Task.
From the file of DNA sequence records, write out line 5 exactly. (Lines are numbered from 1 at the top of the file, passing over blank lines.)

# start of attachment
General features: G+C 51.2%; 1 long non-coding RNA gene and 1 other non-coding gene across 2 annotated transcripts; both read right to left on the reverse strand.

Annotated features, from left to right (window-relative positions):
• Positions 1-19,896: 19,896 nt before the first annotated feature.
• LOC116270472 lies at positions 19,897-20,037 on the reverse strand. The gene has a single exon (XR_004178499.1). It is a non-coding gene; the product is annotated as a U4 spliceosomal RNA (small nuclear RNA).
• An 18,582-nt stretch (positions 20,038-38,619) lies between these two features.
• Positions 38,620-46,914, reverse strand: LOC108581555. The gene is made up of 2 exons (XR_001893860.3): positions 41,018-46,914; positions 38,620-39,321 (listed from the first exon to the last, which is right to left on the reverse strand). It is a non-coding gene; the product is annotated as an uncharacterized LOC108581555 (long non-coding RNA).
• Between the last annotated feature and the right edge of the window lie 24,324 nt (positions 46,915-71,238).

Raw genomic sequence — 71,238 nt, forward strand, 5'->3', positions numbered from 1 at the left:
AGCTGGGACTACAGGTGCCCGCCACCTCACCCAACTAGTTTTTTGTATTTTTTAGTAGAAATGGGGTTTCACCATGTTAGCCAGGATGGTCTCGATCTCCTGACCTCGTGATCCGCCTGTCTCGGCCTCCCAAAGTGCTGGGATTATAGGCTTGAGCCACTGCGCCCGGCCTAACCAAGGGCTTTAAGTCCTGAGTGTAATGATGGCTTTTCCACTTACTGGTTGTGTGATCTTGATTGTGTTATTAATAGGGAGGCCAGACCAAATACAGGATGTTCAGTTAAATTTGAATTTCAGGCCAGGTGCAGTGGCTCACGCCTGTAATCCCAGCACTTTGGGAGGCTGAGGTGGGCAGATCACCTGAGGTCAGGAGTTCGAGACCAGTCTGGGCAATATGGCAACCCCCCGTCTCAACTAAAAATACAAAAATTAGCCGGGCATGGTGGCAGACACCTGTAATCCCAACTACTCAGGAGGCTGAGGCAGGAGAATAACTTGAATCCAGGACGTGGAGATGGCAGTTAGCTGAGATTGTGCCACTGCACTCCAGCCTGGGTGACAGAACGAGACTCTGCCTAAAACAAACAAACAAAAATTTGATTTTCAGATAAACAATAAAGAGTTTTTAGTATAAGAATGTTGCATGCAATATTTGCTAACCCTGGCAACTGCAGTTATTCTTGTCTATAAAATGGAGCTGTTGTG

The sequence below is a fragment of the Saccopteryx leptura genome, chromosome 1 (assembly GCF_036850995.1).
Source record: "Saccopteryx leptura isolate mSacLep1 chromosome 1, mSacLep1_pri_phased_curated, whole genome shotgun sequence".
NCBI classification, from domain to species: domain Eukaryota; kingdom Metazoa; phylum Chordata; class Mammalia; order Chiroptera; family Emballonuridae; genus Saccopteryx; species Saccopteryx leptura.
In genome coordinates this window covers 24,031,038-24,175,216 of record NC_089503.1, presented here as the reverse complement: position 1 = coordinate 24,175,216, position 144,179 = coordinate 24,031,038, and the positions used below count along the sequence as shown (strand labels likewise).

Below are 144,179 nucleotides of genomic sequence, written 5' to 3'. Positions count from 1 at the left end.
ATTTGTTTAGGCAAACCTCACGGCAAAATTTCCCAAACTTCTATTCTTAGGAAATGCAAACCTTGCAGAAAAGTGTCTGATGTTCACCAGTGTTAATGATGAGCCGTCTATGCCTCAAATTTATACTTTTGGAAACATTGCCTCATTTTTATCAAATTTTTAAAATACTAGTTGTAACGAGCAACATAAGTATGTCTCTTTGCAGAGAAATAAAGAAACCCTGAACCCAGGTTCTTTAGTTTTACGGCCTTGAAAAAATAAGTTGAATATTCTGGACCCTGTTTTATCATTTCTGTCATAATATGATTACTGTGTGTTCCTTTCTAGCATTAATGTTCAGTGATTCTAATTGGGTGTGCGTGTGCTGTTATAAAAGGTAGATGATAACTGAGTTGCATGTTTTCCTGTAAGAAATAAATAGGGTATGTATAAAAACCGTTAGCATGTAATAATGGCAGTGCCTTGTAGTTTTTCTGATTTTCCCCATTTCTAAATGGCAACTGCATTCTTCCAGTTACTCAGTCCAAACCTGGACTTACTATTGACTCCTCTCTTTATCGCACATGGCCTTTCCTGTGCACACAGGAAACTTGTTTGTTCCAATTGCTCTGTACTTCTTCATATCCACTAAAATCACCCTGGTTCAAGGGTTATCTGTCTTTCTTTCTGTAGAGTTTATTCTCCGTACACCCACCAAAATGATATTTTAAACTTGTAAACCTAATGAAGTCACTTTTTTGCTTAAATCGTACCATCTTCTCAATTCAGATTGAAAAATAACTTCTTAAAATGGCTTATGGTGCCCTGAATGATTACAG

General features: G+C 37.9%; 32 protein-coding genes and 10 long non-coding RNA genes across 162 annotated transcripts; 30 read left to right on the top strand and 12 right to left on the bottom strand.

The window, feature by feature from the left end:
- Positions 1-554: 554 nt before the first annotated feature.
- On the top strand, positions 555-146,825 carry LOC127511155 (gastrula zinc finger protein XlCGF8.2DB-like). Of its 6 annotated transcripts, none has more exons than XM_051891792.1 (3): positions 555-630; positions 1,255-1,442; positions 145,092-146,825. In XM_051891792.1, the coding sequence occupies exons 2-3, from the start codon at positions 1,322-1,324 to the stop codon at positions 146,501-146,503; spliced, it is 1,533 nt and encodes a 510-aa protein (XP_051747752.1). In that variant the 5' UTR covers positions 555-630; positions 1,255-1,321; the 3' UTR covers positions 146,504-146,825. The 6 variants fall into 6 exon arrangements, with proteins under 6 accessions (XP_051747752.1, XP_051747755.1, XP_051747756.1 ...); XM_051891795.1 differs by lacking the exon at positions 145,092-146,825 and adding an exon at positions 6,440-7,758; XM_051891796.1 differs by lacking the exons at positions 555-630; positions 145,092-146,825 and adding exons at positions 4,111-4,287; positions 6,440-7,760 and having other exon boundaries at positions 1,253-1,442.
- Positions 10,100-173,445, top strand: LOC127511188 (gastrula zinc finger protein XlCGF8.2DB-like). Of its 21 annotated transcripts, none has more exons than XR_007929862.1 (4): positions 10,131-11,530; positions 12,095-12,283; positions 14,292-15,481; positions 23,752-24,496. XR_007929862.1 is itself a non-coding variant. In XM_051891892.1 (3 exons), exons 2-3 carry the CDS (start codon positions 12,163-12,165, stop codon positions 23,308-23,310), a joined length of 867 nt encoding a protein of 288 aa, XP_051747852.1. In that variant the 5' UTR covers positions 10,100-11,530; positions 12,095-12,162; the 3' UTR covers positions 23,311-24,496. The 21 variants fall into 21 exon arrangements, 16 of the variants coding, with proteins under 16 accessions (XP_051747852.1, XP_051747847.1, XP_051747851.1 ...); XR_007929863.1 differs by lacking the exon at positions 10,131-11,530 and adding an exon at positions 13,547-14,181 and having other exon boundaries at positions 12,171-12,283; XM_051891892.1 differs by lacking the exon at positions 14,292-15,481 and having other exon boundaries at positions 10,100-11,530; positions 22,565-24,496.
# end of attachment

• An 18,582-nt stretch (positions 20,038-38,619) lies between these two features.